I know that for most in our profession, the meaning of ‘information literacy’ has assumed a useful, if amorphous ‘catch-cry’ label encompassing an emphasis on learning as well as a wide scope of research-based/bibliographic/library-user skills, particularly in regard to specialist online data bases, multiple modes of communications technologies and the internet more generally. But what amazes me is that, inevitably, at the heart of theory and practice, information literacy still remains soundly rooted in the mono-logical, ‘information skills process’ model, reflective of the culture of print technology from which it was derived during the 1980s and 1990s by academic librarians. This occurred in: the United Kingdom – Marland (1981), Herring (1996) and Willams and Wavell (2001) – and in the United States of America – Irving (1985), Eisenberg and Berkowitz (1988, 1990), Kuhlthau (1988a, 1993b, 1994, 2004), Mackenzie (1999) and Oberg (1999). During the same period in Australia, most state departments of Education, as well as the Catholic Education Office, also developed frameworks for integrating information skills with curriculum (Kirk, 1986). The Australian Library Association's (1994) Teaching Information Skills, Bennetto and Manning's (1995) Learning for the Future: Developing information services in Australian schools, as well as Wall’s (2004) later edition of Learning for the Future: a Professional Development Kit established the information literacy discourse within the Australian school library profession, with further encouragement from other professional leaders such as Todd (2000, 2001).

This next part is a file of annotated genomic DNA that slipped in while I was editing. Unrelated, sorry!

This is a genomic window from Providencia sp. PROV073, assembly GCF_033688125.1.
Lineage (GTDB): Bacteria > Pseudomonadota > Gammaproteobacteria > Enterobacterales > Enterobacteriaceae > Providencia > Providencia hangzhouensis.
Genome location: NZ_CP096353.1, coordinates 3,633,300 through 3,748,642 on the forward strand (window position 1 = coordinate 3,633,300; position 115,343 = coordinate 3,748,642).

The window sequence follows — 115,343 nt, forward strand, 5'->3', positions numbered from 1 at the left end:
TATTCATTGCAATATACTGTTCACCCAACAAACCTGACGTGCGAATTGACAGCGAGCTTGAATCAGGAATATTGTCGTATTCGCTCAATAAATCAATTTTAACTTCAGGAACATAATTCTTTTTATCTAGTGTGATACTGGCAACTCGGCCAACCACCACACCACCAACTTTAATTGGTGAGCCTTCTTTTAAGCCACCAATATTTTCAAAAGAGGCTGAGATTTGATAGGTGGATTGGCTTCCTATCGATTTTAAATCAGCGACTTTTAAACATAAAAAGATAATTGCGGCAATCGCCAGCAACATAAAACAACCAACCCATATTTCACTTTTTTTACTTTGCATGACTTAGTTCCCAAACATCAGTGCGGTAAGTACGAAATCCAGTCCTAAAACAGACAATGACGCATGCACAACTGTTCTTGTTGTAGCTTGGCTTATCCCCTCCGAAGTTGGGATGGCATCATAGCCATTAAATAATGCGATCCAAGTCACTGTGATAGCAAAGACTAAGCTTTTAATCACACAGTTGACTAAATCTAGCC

Notably, it was during the mid 1980s that both Kirk (1986) and Breivik (1987) made unselfconscious, alternate use of the terms ‘information skills’ and ‘information literacy’, indicating that in terms of both concept and language, information literacy already had an established currency in tertiary library discourse, and an assumed interchangeable relationship. This convergence then facilitated the information skills/information literacy process to become popularly understood as the ‘Big Six’ model, as devised by Eisenberg and Berkowitz (1988, 1990), a paradigm that has sustained the information literacy concept throughout the turn of the century and across the communications transition to digital technologies in the twenty-first century. Transmission across cultural change was sustained by belief that the basic tenets of information literacy were sufficient to transcend the different set of cultural and technological logics supporting the range of electronic technologies we currently employ and their associated communications environments.